Also worth buying, of course, is Marah’s Christmas Kind of Town. Turn it on in the car and turn off The Christmas Shoes. Please.
Darlene Love’s All Alone at Christmas.
Related past posts
-Dec. 10, 2004: Music plays all night in Little Italy
-Dec. 25, 2004: Christmas with Hemingway
-Nov. 25, 2004: Springsteen Christmas story
-Dec. 29, 2002: Figure eights in the parking lot
-Dec. 24, 2002: Christmas Eve in Atlanta
-March 4, 2002: My coat
Marah cohorts and a great playground/soul girl group in their own right, the Shalitas are back in action. Their site’s revived and kicking. They’ll be on the Bielankos’ Christmas tour this month and will likely figure big (on the Marah scale).
Why? Because the girls seem to love the holidays as much as the boys. On last year’s Christmas Single, the Shalitas’ Merry Christmas (I Don’t Wanna Fight Tonight) Ramones cover is the best new holiday song I’ve heard in years. (There’s finally a clip on the Shalitas’ MySpace, but it doesn’t do the song justice.) This year they’ve contributed to many of the tracks on Marah’s A Christmas Kind of Town.
They also promise T-shirts.
Was at the Container Store the other day and heard Darlene Love’s All Alone on Christmas playing on the speakers. The song’s got a great E Street Band sound to it, contributed to a good deal by the E Street Band actually playing on the record. Little Steven wrote the song for the Home Alone 2 soundtrack; Steve, Clarence, Max, Danny, and Garry did the instruments.
Every time I hear it, the sound makes me wonder about the nature of the band and its production. Some avid Springsteen fans complain about Bruce not varying the music enough in recent years, saying he should take more chances and not aim for a career-spanning “narrative.” That’s a key word with Springsteen, and one he raises repeatedly while putting together his Greatest Hits album in ’95. As shown in the Blood Brothers documentary, he dumps a more orchestral version of Secret Garden for a sparser one — a lesser one according to other people in the studio. He takes a vote, then tosses the result. “Distracts from the narrative,” he says. Choices Springsteen has made since — for one, closing nearly every show with the message-laden Land of Hope and Dreams — suggest he’s still making many of his decisions with the long view in mind. If you think that’s the wrong approach, and I do to some extent, then the lack of true departures in his sound is a more-than-momentary issue.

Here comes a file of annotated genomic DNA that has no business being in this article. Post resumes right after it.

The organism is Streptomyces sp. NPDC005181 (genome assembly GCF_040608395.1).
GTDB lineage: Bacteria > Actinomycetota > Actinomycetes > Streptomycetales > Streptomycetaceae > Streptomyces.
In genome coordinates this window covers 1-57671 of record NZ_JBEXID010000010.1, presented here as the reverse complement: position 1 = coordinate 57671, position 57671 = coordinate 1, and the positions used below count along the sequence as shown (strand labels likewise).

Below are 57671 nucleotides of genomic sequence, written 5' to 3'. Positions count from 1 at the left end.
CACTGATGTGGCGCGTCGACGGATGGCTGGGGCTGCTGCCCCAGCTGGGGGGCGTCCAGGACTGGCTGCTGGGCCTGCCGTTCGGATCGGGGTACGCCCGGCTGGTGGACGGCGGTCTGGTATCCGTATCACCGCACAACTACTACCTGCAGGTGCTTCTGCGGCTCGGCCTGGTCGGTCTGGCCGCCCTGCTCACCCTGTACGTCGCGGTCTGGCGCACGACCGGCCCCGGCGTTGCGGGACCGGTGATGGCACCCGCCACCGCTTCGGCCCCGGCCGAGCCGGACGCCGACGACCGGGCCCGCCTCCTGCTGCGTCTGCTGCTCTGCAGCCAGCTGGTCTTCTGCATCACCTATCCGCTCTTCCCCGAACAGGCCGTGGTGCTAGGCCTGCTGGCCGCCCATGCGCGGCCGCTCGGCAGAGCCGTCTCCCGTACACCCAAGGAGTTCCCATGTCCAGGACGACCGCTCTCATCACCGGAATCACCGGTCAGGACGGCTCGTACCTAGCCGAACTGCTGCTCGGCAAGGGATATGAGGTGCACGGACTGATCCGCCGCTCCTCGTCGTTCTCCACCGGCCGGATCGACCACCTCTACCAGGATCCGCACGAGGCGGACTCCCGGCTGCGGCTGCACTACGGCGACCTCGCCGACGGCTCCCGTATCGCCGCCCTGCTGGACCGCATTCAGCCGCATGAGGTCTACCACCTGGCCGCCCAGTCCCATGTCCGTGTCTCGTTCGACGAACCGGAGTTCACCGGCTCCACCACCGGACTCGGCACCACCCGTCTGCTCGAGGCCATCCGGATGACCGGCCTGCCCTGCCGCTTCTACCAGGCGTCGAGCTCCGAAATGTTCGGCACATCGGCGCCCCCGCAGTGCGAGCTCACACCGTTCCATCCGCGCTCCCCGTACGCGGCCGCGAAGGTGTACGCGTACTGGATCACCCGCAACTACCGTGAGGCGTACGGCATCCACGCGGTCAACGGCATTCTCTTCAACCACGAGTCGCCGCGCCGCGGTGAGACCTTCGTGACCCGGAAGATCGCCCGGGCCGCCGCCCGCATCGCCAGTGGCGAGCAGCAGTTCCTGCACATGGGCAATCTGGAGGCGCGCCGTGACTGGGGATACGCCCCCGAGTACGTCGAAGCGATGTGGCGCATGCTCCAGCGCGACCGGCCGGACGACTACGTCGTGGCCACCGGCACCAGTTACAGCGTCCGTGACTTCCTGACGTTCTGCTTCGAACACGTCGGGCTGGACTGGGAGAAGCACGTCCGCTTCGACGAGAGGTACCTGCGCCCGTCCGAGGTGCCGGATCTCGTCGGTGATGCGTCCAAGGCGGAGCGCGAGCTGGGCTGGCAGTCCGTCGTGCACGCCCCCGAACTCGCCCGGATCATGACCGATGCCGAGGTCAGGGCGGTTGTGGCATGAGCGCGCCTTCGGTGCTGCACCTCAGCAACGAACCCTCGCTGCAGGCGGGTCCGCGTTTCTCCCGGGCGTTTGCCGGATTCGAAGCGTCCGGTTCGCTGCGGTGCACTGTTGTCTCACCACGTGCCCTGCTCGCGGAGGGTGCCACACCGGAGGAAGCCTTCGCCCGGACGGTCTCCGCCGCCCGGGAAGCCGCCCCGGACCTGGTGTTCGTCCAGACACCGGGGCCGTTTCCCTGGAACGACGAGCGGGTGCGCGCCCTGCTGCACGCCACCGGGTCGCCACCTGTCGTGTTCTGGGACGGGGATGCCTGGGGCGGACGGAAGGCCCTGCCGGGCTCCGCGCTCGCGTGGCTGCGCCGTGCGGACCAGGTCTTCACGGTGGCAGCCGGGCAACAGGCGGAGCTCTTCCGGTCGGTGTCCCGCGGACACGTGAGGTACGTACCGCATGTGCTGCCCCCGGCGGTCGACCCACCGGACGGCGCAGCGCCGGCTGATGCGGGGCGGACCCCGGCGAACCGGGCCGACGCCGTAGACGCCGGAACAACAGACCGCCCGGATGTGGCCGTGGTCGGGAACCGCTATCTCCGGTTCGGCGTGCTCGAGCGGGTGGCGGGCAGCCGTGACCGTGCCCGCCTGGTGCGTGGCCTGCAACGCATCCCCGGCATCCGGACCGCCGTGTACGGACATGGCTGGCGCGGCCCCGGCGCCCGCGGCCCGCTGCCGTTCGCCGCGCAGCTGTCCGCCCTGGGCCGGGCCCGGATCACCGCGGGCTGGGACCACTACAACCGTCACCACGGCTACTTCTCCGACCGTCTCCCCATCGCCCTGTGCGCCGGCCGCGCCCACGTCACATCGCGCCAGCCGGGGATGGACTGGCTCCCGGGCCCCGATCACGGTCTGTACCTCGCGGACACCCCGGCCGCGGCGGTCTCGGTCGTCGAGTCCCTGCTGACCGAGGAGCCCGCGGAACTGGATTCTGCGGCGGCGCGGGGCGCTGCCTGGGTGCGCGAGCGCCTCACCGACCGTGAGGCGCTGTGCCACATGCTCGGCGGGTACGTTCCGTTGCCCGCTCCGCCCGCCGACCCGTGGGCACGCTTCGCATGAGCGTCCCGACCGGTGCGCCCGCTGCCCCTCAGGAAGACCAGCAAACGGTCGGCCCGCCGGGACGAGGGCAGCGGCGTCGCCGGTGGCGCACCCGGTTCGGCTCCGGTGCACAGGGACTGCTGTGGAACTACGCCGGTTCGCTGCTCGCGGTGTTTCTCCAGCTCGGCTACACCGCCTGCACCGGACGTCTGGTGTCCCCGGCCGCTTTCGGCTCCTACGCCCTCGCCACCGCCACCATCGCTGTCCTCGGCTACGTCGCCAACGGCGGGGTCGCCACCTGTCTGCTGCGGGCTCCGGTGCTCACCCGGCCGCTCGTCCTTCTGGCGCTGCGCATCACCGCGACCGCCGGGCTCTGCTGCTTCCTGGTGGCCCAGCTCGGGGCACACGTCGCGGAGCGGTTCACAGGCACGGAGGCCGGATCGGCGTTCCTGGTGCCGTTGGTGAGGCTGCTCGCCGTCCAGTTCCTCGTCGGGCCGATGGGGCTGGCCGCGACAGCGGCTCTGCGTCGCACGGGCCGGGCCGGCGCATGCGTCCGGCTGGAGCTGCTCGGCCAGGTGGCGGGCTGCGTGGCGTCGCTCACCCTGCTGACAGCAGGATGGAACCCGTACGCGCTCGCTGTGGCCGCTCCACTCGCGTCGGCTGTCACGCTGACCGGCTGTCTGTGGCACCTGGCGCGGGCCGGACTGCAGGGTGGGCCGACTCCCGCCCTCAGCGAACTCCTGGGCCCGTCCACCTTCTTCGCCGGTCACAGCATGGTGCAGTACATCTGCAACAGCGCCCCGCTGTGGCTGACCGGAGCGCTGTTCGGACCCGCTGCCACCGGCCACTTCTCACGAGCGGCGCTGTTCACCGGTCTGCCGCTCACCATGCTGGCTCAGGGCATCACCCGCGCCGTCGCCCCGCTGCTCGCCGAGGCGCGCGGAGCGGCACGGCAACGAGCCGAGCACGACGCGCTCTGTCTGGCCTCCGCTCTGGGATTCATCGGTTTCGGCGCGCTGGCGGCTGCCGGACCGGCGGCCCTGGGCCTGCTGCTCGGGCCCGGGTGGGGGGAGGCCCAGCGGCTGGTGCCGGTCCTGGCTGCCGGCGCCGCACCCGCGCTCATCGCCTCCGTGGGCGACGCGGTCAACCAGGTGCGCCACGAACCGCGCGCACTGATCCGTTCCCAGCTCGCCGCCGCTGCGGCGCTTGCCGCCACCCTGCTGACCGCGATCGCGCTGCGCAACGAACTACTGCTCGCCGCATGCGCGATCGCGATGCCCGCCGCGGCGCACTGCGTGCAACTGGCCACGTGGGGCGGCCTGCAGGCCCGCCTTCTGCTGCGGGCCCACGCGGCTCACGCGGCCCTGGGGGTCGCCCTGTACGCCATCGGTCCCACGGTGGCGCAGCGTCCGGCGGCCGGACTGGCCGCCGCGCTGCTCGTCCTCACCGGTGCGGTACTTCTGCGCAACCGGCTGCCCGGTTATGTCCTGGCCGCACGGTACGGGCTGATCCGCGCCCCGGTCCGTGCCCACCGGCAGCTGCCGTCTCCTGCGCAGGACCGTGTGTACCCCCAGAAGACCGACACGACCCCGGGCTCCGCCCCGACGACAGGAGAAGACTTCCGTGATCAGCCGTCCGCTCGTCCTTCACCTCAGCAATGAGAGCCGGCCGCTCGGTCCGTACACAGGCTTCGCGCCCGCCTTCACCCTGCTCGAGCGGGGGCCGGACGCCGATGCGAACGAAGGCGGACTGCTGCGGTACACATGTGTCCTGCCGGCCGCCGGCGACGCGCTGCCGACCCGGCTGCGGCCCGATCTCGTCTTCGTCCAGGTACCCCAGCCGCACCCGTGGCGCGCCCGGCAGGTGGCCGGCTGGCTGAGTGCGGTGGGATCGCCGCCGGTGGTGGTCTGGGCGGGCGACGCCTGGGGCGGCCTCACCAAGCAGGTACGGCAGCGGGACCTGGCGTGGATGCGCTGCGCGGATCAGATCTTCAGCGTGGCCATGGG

But I also think All Alone on Christmas is relevant in that discussion. Put on the Christmas on E Street CD, the song fits in right with the rest. If you give the same band to someone else and he produces the same sound, does the result suggest it’s the band and not the Boss? Sure, Little Steven has been close with Springsteen and played with him for decades. And they like many of the same types of music. And they both love the Spector Wall of Sound. But you’ve got to think a set of blocks can only be arranged together in so many ways. The musical challenge, as usual, lies in combining the blocks when you can’t see the edges.
The obituary of Donald Yetter Gardner tells how.
He wrote the song in 1947 while filling in for his wife as teacher of a grade-school class in Smithtown, N.Y., during the holiday season. He asked the class what they wanted for Christmas, and when they hissed and lisped their answers, he noticed that almost all of them had at least one front tooth missing.
Gardner then wrote All I Want for Christmas Is My Two Front Teeth, a song that once drove my extended family bonkers at the annual Christmas tree cutting — long story involved a poorly drawn awl — but has gained popularity nonetheless.
The song has been recorded dozens of times by artists as diverse as Spike Jones, George Strait and Mariah Carey. Mr. Gardner’s favorite version was recorded by Nat King Cole.
Gardner died earlier this month at age 91.
In addition to reprinting the famous song’s lyrics, the Los Angeles Times noted that he was 31 years old when he wrote the song. His local paper, the Wellesley Townsman, noted his sons’ memories of him and how he once made a hole-in-one.